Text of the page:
I am trying to sample random values from between 0 and 1, with weights provided by datases like the one above. I have found a partial solution to this problem using
scipy.stats.gaussian_kde and its
.resample(n) method. My main issue is that, because the bulk of my data is so close to 0, resampling returns a bunch of negative numbers that mess up my later calculations.
Is there a way to limit my resampling to be all greater than zero, without otherwise changing sample space? I have considered just taking the absolute value of everything to get rid of negatives, but I don’t know if that would be reflective of the distribution weights.
And to clarify, each value that I resample (n) will correspond to a specific variable in my code, so I can’t just delete numbers that are less than zero.
# Here is a little sample dataset if you need something to work this out! import numpy as np data = np.array([0.147, 0.066, 0.017, 0.011, 0.040, 0.087, 0.024, 0.127, 0.071, 0.127, 0.027, 0.008, 0.067, 0.032, 0.247, 0.028, 0.122, 0.304, 0.074, 0.119]) # Thank you!
You could use a distribution whose support does not include negative numbers. For example, sampling from an exponential distribution might work for the example array you provided:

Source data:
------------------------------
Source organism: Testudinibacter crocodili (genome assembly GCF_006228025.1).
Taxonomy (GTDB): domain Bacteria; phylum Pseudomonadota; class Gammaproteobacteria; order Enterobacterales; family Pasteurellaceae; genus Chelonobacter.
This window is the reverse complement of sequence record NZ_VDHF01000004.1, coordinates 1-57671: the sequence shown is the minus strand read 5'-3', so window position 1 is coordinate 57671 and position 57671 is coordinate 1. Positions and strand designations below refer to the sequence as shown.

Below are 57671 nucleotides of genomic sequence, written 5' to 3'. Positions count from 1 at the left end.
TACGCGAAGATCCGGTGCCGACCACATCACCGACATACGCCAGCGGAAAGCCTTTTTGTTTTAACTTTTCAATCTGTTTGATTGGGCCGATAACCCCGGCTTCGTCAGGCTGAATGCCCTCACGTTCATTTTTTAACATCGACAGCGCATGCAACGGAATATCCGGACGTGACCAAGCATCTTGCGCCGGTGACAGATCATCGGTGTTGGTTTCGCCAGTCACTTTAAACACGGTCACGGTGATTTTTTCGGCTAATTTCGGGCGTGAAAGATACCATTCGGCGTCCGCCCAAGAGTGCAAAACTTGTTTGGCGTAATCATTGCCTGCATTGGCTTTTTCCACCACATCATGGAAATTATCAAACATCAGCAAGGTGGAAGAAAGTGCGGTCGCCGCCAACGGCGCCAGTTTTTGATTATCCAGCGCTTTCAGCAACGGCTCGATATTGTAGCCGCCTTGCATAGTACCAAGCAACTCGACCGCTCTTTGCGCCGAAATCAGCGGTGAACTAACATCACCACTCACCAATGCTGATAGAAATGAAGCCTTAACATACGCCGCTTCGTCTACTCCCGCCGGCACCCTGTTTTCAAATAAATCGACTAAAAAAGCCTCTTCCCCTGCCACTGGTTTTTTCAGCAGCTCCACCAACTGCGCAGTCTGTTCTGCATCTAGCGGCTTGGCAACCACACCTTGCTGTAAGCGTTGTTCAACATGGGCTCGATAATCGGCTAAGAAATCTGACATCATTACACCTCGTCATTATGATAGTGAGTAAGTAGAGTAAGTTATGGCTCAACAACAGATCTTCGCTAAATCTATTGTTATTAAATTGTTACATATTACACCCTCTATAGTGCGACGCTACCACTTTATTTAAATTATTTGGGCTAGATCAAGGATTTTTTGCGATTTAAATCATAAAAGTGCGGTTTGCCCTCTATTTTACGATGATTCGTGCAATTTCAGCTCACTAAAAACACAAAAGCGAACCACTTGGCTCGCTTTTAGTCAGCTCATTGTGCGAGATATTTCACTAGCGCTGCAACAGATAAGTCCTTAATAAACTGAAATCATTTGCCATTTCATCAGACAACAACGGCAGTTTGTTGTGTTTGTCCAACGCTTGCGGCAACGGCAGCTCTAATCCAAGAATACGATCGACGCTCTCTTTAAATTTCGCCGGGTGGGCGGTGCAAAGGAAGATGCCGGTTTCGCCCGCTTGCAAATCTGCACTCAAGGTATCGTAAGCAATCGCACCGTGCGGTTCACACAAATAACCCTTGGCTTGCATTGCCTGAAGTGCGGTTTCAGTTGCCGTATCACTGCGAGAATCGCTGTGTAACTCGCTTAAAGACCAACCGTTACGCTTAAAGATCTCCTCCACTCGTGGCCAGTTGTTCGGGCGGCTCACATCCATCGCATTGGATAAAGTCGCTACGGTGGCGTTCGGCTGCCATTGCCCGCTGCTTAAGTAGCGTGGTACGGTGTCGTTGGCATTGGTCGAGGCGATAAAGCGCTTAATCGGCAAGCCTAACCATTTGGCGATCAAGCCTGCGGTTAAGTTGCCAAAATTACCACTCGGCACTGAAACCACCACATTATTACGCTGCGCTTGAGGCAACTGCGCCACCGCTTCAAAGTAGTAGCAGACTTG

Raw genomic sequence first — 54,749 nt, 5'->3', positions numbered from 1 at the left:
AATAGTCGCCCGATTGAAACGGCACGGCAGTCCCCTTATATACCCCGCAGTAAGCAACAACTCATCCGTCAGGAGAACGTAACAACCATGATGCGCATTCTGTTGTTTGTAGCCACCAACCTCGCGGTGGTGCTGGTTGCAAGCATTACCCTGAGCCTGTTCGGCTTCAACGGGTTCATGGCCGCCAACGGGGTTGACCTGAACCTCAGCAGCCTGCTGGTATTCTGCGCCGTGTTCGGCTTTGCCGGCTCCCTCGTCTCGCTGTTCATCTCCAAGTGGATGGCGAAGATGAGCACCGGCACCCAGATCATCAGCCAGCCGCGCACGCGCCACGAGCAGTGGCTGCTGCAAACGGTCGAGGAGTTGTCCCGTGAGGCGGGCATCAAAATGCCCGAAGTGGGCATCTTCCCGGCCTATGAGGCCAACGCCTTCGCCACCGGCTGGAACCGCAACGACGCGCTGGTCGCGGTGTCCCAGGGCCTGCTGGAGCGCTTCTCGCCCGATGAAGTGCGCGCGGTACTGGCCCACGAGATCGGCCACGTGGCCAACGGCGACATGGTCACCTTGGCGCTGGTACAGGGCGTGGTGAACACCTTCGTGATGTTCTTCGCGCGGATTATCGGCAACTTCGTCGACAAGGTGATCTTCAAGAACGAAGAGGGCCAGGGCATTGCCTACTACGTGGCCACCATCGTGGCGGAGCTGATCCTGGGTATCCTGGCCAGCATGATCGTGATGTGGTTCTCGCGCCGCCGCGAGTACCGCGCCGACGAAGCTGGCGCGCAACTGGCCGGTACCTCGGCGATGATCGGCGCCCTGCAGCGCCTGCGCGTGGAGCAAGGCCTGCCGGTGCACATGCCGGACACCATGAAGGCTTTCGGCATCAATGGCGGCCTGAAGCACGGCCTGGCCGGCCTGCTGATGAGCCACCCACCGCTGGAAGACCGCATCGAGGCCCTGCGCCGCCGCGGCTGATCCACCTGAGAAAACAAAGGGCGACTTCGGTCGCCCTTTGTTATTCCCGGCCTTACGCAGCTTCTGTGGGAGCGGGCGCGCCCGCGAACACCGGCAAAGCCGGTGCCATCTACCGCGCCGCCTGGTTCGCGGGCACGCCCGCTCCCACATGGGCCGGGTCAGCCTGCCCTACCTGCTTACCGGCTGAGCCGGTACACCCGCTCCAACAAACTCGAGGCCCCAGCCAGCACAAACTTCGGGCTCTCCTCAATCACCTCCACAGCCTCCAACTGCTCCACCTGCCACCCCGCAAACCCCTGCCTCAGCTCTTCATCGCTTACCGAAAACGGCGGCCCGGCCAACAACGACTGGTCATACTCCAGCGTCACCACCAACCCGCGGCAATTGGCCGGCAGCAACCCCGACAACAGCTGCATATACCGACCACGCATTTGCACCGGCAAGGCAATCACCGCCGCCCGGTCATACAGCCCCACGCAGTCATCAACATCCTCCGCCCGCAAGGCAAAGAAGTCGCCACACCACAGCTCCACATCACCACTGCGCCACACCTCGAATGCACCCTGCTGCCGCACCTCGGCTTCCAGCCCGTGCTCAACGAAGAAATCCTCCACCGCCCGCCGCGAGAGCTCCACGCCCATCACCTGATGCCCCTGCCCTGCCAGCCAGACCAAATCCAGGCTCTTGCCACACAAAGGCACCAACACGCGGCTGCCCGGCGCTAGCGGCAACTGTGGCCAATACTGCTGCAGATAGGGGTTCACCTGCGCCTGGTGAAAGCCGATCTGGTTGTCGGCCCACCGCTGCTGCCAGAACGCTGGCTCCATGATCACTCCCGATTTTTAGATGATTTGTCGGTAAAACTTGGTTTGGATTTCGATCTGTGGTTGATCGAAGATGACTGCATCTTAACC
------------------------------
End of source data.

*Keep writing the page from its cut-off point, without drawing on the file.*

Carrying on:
import numpy as np from scipy.stats import expon import matplotlib.pyplot as plt data = np.array([0.147, 0.066, 0.017, 0.011, 0.040, 0.087, 0.024, 0.127, 0.071, 0.127, 0.027, 0.008, 0.067, 0.032, 0.247, 0.028, 0.122, 0.304, 0.074, 0.119]) # fit exponential model using data loc, scale = expon.fit(data) # plot histogram and model fig, ax = plt.subplots() ax.hist(data, density = True) x = np.linspace(0.01, 1, 200) ax.plot(x, expon.pdf(x, loc, scale), 'k-') plt.show() # sample from your modelled distribution using your fitted loc and scale parameters sample = expon.rvs(loc, scale)
Answered By – Ben DeVries
Answer Checked By – David Goodson (BugsFixing Volunteer)